Father’s Day

Although Mother’s Day was first declared a national holiday in the United States in 1914, Father’s Day did not gain such stature until 1972. In 1908, a church in West Virginia sponsored our country’s first event to honor fathers. That Sunday’s sermon was in memory of the 300-plus men who had perished in the 1907 explosions that rocked a local coal mine.

Thanks to Sonora Smart Dodd, a Washington woman who was raised with her five sibling-by their widowed father, worked hard for a day to recognize fathers. Her work was successful, and Washington State recognized June 19, 1910, as Father’s Day.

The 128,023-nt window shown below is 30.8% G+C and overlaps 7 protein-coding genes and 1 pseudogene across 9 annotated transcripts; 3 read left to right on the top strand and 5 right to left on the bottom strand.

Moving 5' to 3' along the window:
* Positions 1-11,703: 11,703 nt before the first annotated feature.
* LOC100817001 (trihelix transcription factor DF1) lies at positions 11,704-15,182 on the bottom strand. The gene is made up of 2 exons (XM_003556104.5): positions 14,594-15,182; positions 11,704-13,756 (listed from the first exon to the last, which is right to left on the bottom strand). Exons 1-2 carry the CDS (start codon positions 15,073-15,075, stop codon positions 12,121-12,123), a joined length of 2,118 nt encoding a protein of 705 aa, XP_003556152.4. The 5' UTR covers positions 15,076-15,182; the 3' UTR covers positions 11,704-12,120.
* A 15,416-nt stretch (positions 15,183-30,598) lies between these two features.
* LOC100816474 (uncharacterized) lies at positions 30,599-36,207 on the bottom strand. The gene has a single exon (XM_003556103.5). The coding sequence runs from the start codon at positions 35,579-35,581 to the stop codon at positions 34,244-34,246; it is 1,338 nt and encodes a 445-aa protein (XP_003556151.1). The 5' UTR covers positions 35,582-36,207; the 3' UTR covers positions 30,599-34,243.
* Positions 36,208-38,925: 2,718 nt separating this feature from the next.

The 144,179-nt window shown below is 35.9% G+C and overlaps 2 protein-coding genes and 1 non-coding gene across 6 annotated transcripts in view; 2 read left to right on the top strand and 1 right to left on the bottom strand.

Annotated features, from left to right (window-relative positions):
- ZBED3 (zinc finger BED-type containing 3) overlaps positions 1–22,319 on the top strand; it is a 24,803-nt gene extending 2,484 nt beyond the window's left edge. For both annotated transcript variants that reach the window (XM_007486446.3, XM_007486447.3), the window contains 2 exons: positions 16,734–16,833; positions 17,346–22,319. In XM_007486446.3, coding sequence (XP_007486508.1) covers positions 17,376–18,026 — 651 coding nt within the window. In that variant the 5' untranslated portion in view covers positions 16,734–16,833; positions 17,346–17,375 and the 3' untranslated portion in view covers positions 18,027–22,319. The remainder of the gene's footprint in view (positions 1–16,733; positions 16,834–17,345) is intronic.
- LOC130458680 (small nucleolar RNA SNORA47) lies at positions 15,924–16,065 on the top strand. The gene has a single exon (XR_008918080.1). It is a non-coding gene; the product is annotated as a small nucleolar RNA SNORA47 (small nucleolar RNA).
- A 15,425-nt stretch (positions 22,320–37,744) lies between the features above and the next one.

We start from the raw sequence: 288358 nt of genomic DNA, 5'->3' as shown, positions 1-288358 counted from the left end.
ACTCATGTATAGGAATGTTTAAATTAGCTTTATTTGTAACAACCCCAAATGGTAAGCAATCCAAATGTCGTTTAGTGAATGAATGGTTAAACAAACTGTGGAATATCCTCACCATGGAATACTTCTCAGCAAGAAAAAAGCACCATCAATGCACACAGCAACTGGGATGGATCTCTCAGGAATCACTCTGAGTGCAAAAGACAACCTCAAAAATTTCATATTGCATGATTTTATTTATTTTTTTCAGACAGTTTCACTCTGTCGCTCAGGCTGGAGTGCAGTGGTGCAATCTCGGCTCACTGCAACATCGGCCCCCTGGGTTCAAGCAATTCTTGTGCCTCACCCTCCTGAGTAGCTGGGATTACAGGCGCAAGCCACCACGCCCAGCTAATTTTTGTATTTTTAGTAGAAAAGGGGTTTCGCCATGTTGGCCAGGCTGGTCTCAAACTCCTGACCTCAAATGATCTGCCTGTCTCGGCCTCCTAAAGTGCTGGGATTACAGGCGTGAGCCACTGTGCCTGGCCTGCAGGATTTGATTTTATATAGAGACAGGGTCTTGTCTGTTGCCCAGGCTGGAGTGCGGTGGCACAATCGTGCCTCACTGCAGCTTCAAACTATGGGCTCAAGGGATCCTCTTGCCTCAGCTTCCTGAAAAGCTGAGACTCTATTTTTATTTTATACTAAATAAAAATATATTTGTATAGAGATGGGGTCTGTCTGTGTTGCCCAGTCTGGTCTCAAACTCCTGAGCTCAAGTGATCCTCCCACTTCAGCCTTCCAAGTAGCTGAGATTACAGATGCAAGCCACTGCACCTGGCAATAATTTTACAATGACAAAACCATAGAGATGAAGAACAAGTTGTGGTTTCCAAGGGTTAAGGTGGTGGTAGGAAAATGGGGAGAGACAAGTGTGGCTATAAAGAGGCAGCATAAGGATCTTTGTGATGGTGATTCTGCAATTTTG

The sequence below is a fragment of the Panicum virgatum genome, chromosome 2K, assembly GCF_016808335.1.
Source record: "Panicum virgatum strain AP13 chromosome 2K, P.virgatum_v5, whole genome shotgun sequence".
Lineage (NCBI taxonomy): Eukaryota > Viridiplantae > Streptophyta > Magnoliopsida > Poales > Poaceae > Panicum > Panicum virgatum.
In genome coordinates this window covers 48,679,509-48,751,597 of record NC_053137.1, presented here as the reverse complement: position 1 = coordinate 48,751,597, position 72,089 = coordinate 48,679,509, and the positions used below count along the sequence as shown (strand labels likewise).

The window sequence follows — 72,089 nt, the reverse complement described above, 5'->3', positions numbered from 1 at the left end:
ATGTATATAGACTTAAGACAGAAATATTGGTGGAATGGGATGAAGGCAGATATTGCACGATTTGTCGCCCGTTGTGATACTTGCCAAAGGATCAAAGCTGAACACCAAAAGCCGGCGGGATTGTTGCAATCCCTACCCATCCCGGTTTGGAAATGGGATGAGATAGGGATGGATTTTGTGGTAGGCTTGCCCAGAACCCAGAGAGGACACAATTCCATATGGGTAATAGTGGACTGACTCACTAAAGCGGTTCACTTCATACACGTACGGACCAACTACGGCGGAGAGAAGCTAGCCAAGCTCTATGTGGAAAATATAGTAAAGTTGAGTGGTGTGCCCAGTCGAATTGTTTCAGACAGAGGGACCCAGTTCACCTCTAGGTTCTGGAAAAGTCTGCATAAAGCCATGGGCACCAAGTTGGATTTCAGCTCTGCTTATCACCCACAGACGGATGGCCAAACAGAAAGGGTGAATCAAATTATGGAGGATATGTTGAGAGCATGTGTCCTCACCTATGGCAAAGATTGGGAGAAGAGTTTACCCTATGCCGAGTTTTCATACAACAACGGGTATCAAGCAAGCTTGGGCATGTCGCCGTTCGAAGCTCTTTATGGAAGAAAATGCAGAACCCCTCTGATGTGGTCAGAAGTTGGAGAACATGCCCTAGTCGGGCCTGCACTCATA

Over the following decades, there were pushes for and against Father’s Day, some seeing it as a commercial gimmick, as it was often the fathers who ended up paying for their own gifts. Others pushing it as a way to recognize and honor our troops.

Flash forward to 1972. By this time Father’s Day was an institution in the United States. President Richard Nixon sealed the deal by declaring the third Sunday of June to be officially recognized as a national holiday.

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